The ground stilled. She peeked through the underside of the dragon statue, with pigment dark red flakes falling off. The target’s stature was large, she knew it was big, but seeing something the size of the palace saunter into the first cavern put a different meaning to the word big. It made the dragon statue look like a miniature meant for child’s play. The empty chamber suddenly felt too inadequate to hold such a mythical sized creature. Smoke stacks sprawled out of its nostrils as its head twisted around, looking. Its dark brown claws glistened, the dark red scales giving it a strong armor against a simple dagger attack. The wings were darker than the rest of it, tucked in at its sides. If only she had remained quiet earlier, she could have set up the explosives on the ceiling, but now she had to go with a different plan. A few stalagmites had their tops flattened and with ceramics displaying the dragon were everywhere, more places she could hide in a fight. Quickly she ducked her head as the monster’s golden eyes looked low, pausing at the statue for a moment, before turning around and going back to its chamber.

The long spiked tail swung back and forth. Strong plates, some as thick as tree trunks, ran up its back. But one was missing, a narrow pink scar. Narrow when compared to the size of the dragon, something Sisal could shoot and hit. Research said freeze spells were the dragon’s weakness. From her bag, she pulled out the ice spell into her arrow heads. The spell would last only an hour, but all fights with any monster were over in ten minutes. In order to get a clear shot, she moved out from her hiding position, careful to avoid stepping into the gold coins, pulled the string taut and launched the arrows.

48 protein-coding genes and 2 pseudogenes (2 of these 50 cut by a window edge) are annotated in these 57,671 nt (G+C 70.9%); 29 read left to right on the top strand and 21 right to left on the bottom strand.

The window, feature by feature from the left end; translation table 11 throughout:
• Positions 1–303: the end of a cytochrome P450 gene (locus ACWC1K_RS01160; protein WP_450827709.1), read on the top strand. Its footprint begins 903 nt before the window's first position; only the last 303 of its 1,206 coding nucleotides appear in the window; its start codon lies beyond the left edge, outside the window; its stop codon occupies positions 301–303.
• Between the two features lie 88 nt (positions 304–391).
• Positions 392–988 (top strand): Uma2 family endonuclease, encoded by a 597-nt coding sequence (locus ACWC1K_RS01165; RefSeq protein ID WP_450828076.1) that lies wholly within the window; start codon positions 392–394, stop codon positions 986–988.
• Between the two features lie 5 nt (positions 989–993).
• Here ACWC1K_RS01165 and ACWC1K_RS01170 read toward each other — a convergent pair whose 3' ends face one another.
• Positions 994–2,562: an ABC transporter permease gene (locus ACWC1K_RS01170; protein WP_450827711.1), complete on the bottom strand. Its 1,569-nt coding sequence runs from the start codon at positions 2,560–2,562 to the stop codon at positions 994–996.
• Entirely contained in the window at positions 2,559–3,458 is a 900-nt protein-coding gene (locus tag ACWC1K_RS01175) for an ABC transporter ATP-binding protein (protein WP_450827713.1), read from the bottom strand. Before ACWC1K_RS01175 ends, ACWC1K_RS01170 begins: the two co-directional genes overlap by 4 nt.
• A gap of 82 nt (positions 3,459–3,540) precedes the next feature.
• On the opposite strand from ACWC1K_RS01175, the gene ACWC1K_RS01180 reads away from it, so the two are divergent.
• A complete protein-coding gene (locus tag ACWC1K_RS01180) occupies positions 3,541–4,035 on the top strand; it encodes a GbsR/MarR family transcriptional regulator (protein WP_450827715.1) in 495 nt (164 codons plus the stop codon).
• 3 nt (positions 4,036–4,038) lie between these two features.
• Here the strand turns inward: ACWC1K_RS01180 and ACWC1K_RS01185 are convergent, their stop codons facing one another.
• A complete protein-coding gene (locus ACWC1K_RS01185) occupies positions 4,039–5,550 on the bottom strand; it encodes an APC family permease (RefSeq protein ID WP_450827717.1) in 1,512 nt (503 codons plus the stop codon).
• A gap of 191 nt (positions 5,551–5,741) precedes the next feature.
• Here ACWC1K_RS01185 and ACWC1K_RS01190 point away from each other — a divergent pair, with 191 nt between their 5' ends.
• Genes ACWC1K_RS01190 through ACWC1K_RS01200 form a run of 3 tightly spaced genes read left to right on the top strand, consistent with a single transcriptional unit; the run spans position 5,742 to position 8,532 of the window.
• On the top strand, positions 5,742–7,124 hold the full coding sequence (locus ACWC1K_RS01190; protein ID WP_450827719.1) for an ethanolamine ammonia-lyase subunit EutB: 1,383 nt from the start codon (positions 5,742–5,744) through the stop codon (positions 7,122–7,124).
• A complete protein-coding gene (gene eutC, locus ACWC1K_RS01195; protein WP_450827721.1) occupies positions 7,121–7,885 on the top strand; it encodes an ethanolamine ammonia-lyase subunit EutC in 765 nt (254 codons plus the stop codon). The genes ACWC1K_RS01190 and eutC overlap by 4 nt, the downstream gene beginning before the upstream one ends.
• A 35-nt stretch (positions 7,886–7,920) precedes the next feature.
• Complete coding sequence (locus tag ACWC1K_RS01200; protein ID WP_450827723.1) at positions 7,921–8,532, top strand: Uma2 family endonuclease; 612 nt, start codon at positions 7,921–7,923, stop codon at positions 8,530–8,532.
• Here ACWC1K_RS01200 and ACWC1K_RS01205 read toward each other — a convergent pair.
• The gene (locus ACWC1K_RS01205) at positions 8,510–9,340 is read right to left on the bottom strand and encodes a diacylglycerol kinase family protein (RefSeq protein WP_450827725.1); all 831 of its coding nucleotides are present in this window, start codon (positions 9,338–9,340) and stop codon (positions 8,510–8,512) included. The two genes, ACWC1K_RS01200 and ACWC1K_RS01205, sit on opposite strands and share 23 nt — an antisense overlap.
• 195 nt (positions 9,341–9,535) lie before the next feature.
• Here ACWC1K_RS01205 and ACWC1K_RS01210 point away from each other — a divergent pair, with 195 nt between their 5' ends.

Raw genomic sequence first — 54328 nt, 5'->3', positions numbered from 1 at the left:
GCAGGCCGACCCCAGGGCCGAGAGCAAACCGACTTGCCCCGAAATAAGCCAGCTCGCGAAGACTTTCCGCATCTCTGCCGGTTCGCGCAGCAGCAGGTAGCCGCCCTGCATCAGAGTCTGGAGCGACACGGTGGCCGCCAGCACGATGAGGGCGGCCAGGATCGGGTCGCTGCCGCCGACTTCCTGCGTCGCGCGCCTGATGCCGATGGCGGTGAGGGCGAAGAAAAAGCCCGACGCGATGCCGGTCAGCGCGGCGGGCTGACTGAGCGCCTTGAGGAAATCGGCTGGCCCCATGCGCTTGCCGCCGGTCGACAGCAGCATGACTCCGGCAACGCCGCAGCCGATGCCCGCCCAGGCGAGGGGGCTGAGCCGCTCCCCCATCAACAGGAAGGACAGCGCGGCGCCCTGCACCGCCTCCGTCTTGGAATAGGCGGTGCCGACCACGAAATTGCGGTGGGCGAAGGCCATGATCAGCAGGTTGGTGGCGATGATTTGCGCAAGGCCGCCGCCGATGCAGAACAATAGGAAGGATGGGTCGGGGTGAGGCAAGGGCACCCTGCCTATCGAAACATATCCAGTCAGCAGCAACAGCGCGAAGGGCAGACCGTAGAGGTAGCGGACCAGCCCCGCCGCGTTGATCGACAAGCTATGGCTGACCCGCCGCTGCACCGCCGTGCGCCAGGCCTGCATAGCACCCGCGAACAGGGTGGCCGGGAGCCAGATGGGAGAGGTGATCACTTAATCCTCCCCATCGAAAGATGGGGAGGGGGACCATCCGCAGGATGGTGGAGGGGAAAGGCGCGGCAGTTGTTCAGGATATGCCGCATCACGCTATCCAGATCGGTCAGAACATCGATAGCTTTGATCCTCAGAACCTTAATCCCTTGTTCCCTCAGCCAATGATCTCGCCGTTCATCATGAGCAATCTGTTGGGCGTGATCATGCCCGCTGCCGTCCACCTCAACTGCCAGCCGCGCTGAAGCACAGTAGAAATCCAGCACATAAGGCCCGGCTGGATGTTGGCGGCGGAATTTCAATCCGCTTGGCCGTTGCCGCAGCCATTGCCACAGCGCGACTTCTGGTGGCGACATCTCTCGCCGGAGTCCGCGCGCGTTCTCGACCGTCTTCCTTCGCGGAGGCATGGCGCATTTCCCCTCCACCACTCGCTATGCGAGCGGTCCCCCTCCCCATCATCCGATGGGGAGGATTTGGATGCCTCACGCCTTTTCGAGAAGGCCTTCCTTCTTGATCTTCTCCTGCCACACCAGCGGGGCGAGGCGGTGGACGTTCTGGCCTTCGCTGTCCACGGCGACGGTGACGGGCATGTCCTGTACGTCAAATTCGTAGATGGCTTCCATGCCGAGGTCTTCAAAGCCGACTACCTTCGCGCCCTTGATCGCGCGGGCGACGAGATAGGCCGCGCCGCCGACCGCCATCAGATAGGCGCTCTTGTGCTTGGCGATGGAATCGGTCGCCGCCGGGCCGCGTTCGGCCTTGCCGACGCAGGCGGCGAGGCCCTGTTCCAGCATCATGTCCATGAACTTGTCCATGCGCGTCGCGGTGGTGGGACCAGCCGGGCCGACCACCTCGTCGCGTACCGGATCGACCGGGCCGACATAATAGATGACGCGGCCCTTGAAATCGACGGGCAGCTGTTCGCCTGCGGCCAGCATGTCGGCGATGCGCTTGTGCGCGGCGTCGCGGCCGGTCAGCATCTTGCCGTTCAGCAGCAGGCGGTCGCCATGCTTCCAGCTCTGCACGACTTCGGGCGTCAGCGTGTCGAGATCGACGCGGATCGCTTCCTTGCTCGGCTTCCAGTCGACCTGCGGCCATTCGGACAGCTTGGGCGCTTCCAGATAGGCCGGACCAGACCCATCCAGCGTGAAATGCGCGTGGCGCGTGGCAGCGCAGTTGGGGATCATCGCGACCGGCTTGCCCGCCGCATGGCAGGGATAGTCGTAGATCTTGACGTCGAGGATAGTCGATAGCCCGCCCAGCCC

They hissed through the air, a white streak of frosted air following their path. The noise was too loud, and the dragon paused and turned too slowly. The frosted arrows hit its backside. Cracking blue-white ice spread out over the dragon’s back near the exposed area. The beast roared in pain upward into the roof of the cavern. It let out a hot breath and shook the ceiling. Shards of stone fell down on the piles of gold coins. Sisal chased after the iced over area on the dragon. She had to get another hit in to cause damage. An injury on the back of the beast would give her the upper hand needed in this fight. She was a human facing a dragon larger than the palace of Vakfored. This was like a fight between a beetle taking on the kitchen cat. She grabbed another iced dragon arrow head, pulled it back, and shot into the beast’s iced up back. A deafening roar erupted from the beast. Her ears rung and the surrounding environment shook, threating to trip her. All of it was a distraction from the attack of the monster’s tail that swatted her into a pile of coins. The gold coins scattered about as she took in a deep breath and rolled out of the way before another smack down of the jasper tail nearby. The currency glistened like glitter off the beast’s tail.

Sisal grabbed for her bow but came up empty-handed. Her eyes darted around, trying to find a solution, but in this ancient cavern, any bows that had lasted this long would have snapped, and she had no string available. Throwing dragon pottery at her target would do nothing. There were no more long distance options. She drew her sword from the sheath as the next best thing. Sword out, and she snapped her wrist to call upon the magical shield hiding in her bracelet. It could survive three hits. The shop owner said it could even stop magical attacks. She spent every coin on equipment for this mission.

Four very short inhaled breaths came from the dragon, its tail slithering around. It rolled its shoulders, threatening to stretch out its wings.